Destination List > USS Constitution
Photo by Jorge Cancela
The USS Constitution is a wooden navy ship that is located today in Charlestown, Massachusetts, which is part of Boston. It was originally launched in 1797 and was named by George Washington after the American Constitution. She was one of six ships that had been paid for by the American Government to help fight against pirates. The USS Constitution was built in Boston and the metal bolts and copper pieces were made by Paul Revere. Her first job was in the Quasi-War with France when she was used to protect American merchants on the open water. In 1805, the Treaty of Peace and Amity was signed on the deck of the USS Constitution between America and Tripoli, which said that American ships would no longer be targeted by pirates.
The USS Constitution became very well-known during the War of 1812. There were several incidences on the ocean that made the Constitution become legendary in American history. In June of 1812, off the coast of New Jersey, the USS Constitution was surrounded by 5 British warships. Suddenly, the wind died down and the Constitution was able to keep pace in front of the warships for 36 hours and escape. Only one month later the Constitution encountered the British ship Guerrière and they shot cannon back and forth at one another. For twenty minutes, the cannon balls flew and when the battle was over, the Guerrière was destroyed and the Constitution was mostly intact. This is when the USS Constitution got the nickname of “Old Ironsides” because it looked like cannonballs bounced off her sides like she was made of iron rather than wood. This unexpected victory made the ship a war hero, and she would go on to capture more British ships before the War of 1812 was over.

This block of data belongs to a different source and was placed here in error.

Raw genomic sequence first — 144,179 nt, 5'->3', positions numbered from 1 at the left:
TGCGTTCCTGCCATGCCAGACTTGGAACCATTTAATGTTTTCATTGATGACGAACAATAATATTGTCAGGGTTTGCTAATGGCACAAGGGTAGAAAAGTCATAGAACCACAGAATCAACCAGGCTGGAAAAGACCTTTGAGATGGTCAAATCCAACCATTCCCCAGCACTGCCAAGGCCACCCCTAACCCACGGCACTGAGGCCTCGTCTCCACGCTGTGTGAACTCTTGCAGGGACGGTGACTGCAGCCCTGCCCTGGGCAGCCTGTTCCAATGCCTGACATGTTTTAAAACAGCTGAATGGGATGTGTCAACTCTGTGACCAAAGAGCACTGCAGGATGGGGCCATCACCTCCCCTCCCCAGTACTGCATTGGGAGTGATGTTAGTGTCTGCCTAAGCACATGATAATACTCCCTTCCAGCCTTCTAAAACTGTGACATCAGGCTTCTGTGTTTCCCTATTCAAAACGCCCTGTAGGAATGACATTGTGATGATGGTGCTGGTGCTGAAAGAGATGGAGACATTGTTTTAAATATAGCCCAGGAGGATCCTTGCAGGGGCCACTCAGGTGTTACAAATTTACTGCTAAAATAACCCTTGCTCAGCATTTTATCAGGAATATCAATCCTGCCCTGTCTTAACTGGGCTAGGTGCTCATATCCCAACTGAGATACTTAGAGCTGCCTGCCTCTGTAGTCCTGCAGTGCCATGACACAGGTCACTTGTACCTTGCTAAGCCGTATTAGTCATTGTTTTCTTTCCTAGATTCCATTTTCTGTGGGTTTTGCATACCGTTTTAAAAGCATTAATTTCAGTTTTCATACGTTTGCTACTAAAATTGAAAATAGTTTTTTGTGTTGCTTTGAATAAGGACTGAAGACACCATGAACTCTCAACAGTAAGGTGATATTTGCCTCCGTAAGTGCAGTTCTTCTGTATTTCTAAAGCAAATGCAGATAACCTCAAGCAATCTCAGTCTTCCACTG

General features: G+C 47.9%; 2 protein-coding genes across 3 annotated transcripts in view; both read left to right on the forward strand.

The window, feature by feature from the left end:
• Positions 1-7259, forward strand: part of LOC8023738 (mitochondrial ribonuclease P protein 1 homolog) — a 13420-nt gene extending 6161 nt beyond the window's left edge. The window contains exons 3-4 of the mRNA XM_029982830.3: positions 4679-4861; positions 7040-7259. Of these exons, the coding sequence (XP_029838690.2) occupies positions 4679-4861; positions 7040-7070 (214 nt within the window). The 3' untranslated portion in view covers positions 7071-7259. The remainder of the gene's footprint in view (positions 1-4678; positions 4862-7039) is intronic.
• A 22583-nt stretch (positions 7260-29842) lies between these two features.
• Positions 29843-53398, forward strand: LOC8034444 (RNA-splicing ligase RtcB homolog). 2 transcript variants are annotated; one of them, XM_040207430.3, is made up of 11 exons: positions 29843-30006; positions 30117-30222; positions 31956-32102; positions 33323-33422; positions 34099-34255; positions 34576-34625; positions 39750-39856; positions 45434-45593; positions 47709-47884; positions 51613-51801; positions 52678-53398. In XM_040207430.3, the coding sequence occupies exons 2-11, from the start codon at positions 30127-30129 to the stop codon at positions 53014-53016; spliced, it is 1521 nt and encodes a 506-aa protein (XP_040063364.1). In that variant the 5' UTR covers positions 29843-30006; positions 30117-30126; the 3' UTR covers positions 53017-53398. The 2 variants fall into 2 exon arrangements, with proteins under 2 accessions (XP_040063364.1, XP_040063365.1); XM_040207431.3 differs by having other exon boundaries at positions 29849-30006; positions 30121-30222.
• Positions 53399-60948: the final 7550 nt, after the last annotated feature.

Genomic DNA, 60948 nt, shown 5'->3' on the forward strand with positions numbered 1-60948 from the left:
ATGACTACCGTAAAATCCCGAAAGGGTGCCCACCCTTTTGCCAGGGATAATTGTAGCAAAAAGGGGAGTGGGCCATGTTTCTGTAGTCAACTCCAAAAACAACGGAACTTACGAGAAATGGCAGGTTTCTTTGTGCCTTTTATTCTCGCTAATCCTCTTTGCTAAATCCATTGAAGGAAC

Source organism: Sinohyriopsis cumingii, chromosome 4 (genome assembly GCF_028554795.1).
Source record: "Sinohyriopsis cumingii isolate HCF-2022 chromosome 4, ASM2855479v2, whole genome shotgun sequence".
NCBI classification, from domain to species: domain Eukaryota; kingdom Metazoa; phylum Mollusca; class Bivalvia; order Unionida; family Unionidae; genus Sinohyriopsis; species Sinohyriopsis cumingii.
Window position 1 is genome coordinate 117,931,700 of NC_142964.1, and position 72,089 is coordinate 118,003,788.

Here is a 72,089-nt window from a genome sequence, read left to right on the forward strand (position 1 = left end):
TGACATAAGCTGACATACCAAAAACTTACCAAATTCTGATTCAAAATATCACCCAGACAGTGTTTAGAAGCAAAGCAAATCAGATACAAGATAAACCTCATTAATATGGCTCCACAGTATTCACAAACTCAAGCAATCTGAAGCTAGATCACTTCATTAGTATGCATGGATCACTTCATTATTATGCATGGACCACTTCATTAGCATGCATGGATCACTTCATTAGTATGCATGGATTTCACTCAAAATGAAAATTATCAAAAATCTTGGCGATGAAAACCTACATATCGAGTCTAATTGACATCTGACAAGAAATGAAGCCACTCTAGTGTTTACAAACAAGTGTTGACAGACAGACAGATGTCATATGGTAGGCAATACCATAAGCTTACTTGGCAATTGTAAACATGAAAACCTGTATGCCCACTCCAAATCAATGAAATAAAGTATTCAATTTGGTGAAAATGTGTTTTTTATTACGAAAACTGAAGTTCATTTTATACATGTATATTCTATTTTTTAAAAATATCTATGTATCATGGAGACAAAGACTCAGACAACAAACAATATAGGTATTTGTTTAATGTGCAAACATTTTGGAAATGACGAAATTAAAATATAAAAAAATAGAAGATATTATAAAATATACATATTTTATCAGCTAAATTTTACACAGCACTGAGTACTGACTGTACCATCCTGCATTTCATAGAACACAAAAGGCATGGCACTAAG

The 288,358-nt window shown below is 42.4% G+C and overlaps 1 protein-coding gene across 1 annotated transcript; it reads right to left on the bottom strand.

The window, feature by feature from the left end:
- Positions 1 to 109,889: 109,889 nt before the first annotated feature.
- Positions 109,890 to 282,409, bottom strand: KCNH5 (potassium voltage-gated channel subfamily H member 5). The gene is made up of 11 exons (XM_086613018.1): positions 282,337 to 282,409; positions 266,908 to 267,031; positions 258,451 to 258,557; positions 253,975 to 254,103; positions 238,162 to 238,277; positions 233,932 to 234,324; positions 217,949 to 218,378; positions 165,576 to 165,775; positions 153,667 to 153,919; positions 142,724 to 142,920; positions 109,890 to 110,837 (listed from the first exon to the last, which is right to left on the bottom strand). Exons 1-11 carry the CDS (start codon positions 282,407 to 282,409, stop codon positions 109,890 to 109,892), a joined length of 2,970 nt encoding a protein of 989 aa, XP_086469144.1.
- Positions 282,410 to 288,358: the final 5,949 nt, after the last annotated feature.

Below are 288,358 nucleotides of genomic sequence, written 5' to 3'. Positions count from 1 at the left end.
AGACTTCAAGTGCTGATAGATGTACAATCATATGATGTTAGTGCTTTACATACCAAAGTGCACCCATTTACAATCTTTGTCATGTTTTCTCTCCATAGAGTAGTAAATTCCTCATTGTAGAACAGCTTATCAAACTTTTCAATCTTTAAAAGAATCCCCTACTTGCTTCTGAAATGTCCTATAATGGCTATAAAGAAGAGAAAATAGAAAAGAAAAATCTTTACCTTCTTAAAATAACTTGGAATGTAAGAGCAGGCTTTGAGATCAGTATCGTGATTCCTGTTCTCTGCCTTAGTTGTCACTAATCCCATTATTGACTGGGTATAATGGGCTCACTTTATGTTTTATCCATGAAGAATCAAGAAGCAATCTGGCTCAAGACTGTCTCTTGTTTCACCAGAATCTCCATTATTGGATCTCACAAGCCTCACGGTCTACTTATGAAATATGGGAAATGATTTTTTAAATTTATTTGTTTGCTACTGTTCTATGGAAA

Today, the USS Constitution is the oldest warship on the water. It has been floating in the Charlestown Naval Harbor in Boston since 1934 and thousands of people go to visit her each year.